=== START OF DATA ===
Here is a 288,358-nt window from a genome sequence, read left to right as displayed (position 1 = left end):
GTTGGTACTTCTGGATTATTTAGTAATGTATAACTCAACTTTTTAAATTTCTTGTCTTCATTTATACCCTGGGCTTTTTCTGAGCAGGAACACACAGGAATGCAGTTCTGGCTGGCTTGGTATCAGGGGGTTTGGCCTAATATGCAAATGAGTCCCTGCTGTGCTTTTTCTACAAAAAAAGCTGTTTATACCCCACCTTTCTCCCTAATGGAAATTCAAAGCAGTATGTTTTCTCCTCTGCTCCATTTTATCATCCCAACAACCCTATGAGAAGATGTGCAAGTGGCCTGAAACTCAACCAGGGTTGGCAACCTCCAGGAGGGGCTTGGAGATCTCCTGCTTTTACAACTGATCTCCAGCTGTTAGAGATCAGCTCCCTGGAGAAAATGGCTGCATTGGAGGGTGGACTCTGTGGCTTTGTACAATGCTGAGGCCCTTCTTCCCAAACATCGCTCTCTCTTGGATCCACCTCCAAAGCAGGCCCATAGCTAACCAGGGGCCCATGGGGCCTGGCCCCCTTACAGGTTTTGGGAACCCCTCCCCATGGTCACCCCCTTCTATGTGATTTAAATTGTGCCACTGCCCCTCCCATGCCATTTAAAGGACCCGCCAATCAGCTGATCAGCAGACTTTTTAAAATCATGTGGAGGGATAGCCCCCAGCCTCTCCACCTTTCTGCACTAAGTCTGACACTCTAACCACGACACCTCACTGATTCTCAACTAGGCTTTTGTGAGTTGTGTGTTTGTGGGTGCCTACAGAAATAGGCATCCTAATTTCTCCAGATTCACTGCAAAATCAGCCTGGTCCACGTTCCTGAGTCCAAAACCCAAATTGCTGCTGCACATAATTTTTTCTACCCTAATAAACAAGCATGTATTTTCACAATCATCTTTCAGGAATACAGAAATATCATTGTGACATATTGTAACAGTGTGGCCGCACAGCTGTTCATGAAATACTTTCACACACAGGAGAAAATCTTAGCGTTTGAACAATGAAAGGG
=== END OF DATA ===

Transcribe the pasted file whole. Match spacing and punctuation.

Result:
Here is a 288,358-nt window from a genome sequence, read left to right as displayed (position 1 = left end):
GTTGGTACTTCTGGATTATTTAGTAATGTATAACTCAACTTTTTAAATTTCTTGTCTTCATTTATACCCTGGGCTTTTTCTGAGCAGGAACACACAGGAATGCAGTTCTGGCTGGCTTGGTATCAGGGGGTTTGGCCTAATATGCAAATGAGTCCCTGCTGTGCTTTTTCTACAAAAAAAGCTGTTTATACCCCACCTTTCTCCCTAATGGAAATTCAAAGCAGTATGTTTTCTCCTCTGCTCCATTTTATCATCCCAACAACCCTATGAGAAGATGTGCAAGTGGCCTGAAACTCAACCAGGGTTGGCAACCTCCAGGAGGGGCTTGGAGATCTCCTGCTTTTACAACTGATCTCCAGCTGTTAGAGATCAGCTCCCTGGAGAAAATGGCTGCATTGGAGGGTGGACTCTGTGGCTTTGTACAATGCTGAGGCCCTTCTTCCCAAACATCGCTCTCTCTTGGATCCACCTCCAAAGCAGGCCCATAGCTAACCAGGGGCCCATGGGGCCTGGCCCCCTTACAGGTTTTGGGAACCCCTCCCCATGGTCACCCCCTTCTATGTGATTTAAATTGTGCCACTGCCCCTCCCATGCCATTTAAAGGACCCGCCAATCAGCTGATCAGCAGACTTTTTAAAATCATGTGGAGGGATAGCCCCCAGCCTCTCCACCTTTCTGCACTAAGTCTGACACTCTAACCACGACACCTCACTGATTCTCAACTAGGCTTTTGTGAGTTGTGTGTTTGTGGGTGCCTACAGAAATAGGCATCCTAATTTCTCCAGATTCACTGCAAAATCAGCCTGGTCCACGTTCCTGAGTCCAAAACCCAAATTGCTGCTGCACATAATTTTTTCTACCCTAATAAACAAGCATGTATTTTCACAATCATCTTTCAGGAATACAGAAATATCATTGTGACATATTGTAACAGTGTGGCCGCACAGCTGTTCATGAAATACTTTCACACACAGGAGAAAATCTTAGCGTTTGAACAATGAAAGGG